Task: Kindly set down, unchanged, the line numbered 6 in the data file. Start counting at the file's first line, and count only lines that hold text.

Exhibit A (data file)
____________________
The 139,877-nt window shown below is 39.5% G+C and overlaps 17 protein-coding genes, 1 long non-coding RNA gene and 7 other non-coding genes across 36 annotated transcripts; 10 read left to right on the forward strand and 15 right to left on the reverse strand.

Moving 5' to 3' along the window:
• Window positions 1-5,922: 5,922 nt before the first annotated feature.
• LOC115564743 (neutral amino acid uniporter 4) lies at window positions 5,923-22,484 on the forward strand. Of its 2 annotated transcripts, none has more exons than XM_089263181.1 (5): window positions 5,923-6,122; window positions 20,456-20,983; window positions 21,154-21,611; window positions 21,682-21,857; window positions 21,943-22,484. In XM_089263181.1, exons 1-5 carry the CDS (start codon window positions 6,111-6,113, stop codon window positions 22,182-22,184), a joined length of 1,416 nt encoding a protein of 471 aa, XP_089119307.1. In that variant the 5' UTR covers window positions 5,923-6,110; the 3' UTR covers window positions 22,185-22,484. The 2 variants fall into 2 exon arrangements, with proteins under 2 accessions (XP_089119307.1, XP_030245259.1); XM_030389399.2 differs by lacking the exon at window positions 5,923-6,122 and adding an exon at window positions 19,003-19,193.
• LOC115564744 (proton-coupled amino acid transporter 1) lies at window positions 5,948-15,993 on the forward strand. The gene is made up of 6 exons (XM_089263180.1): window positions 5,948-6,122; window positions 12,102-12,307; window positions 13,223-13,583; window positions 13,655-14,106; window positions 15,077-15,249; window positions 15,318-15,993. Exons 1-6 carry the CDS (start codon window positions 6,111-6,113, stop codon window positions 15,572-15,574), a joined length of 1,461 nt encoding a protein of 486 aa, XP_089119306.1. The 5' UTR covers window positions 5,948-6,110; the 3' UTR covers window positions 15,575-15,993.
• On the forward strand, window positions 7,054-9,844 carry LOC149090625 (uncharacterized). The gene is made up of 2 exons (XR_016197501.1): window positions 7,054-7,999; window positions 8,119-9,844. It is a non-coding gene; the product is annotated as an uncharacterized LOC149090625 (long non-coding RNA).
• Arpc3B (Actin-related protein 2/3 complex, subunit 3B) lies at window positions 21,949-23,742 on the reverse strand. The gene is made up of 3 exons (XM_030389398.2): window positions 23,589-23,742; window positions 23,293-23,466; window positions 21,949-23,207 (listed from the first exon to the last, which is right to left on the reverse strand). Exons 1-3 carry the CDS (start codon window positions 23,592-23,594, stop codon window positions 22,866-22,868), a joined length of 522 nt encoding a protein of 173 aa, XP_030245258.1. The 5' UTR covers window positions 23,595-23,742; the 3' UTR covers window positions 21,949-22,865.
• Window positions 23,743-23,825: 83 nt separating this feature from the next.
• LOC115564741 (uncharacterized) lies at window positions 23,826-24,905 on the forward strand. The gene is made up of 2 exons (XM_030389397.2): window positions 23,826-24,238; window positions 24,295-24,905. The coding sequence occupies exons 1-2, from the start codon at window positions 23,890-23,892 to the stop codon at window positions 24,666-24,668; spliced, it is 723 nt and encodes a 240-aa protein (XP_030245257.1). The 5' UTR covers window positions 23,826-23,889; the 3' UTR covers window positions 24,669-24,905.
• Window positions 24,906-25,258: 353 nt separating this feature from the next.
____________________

• On the forward strand, window positions 7,054-9,844 carry LOC149090625 (uncharacterized). The gene is made up of 2 exons (XR_016197501.1): window positions 7,054-7,999; window positions 8,119-9,844. It is a non-coding gene; the product is annotated as an uncharacterized LOC149090625 (long non-coding RNA).